We opted to take The Chute, the quicker, steeper shortcut down to the Crooked River. For those with more time to kill, or who want a more gradual descent, stick to the main trail and follow the switchback down to the Canyon Trail.
Though the parking lot had appeared discouragingly full, and there was a bit of foot traffic between the parking area and the river proper, we would have Misery Ridge Trail mostly to ourselves. In fact, Map Guy wondered aloud where the heck all the car owners were. Most of the people we'd seen closer to the parking lot sported backpacks full of climbing gear, and they had presumably headed to some of the park's popular climbing spots with names such as, and I quote, “Morning Glory Wall."
We decided to do the hike counterclockwise, heading directly up Misery Ridge, continuing on to the Mesa Verde Trail and working our way back along the River Trail.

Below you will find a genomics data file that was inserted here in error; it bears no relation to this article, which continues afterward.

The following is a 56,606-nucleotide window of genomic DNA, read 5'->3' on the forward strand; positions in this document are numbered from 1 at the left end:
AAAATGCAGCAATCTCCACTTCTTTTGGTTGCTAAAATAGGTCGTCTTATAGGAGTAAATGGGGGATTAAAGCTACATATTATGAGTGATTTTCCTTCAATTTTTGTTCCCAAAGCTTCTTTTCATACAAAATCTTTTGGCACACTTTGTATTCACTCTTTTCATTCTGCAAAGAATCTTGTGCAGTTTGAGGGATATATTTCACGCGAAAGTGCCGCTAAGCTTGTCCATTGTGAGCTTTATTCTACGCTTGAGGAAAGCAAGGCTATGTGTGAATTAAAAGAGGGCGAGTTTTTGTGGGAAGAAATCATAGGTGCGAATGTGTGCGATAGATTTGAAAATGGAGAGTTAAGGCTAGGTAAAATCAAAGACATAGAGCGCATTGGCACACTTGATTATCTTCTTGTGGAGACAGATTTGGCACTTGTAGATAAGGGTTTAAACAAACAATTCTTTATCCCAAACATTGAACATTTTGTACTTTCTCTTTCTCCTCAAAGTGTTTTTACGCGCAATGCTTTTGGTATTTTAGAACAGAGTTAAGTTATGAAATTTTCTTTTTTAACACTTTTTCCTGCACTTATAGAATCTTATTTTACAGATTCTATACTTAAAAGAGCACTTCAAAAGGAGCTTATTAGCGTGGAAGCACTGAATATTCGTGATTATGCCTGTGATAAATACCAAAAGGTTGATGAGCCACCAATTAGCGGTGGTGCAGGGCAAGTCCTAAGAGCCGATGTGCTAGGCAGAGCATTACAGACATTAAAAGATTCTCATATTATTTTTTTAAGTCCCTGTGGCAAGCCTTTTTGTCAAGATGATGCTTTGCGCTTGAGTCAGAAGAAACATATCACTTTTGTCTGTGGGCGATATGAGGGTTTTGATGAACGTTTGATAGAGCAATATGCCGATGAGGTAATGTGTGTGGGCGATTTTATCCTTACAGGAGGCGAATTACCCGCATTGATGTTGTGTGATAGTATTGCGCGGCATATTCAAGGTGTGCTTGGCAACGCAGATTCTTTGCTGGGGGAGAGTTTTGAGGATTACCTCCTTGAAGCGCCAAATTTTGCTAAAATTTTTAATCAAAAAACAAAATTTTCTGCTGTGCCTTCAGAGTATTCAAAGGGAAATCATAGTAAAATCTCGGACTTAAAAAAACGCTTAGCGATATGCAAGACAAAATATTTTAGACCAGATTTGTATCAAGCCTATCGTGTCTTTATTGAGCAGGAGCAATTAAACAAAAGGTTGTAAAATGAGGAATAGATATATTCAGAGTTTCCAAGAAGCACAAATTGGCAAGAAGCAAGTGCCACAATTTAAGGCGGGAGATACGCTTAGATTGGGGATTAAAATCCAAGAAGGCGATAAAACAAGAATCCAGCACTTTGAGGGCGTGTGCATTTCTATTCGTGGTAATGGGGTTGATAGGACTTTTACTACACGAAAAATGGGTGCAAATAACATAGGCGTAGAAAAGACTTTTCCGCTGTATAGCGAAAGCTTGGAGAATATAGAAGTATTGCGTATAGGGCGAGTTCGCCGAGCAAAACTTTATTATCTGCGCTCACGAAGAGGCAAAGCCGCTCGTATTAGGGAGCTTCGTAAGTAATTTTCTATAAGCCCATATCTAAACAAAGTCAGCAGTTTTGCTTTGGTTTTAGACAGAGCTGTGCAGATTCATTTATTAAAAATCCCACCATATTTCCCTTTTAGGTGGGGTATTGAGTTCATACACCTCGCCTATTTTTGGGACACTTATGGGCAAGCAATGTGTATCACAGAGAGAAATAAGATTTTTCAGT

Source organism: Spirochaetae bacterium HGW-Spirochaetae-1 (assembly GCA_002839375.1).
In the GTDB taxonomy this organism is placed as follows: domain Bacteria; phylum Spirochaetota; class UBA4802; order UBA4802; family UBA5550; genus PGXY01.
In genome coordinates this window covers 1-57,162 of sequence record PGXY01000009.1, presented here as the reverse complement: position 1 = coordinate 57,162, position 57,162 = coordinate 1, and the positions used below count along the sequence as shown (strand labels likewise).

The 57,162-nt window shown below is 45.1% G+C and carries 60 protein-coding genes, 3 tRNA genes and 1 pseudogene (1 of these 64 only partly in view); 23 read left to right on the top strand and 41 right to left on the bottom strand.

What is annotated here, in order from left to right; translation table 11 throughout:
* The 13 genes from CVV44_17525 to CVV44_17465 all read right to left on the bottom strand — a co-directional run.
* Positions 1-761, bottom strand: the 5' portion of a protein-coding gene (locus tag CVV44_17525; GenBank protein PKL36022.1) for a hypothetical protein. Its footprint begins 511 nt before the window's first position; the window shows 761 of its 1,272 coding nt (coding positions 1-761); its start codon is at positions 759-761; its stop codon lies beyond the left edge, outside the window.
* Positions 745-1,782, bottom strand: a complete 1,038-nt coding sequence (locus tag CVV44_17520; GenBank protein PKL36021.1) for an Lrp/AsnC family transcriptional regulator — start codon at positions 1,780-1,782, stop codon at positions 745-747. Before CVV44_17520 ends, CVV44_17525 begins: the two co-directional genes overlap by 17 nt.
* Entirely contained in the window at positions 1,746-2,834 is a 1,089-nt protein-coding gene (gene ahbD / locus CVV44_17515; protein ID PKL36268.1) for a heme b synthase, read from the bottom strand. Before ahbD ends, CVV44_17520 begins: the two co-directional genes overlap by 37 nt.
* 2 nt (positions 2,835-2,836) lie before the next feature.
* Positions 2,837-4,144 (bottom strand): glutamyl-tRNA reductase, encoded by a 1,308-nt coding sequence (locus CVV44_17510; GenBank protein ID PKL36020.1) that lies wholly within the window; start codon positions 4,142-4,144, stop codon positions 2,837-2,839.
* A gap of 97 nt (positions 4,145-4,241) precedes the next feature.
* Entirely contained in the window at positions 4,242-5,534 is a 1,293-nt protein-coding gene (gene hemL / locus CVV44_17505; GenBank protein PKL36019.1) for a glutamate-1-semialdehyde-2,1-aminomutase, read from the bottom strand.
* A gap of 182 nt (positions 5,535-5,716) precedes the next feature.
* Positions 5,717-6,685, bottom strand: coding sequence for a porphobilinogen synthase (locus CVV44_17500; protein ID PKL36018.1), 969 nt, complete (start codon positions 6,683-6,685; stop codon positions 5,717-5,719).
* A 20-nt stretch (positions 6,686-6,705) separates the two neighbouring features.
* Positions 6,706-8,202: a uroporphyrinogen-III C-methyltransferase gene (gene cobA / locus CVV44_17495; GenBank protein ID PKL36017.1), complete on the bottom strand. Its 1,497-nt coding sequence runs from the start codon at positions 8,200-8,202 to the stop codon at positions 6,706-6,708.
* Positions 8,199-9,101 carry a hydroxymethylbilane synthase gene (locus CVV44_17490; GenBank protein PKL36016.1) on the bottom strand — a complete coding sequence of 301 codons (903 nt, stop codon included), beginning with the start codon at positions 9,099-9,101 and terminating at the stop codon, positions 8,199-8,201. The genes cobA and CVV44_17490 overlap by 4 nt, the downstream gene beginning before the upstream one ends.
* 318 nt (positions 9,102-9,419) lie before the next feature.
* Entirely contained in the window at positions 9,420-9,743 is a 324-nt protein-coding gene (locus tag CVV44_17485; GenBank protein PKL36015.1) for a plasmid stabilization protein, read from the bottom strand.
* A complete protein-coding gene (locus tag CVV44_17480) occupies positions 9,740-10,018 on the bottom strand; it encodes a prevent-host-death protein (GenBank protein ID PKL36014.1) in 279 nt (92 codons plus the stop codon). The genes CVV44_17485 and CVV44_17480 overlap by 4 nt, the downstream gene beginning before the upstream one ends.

While it is a steep climb, Misery Ridge is hardly miserable; Mildly Uncomfortable would be a better name, though it would probably be a tight squeeze on trail markers. And compared to all the climbers scrambling up Smith Rock's vertical walls, we had it easy, what with the trail and its switchbacks.
On the way to the summit I spotted at least one small ledge that looked like an amateur could climb up to it, or at least pretend to by sneaking around the back of it, but alas, it was too steep and dangerous. Just looking at climbers induces vertigo in whatever part of my body is home to cowardice.
It took us about 30 minutes to reach the summit, albeit with plenty of stops for water, photos and exploring nooks and crannies.
At the top, Map Guy spoke to a woman who'd been ahead of us the entire way with her dog on a leash and was heading back down the same way she'd came.
“Is there a reason?" he asked.
“Um, I'm on a time crunch?" she said, the subtext being something like, “Um, none of your business?"
We told her that a friend who'd visited a few weeks earlier had told us the Mesa Verde Trail — the other way down — had been slick and muddy.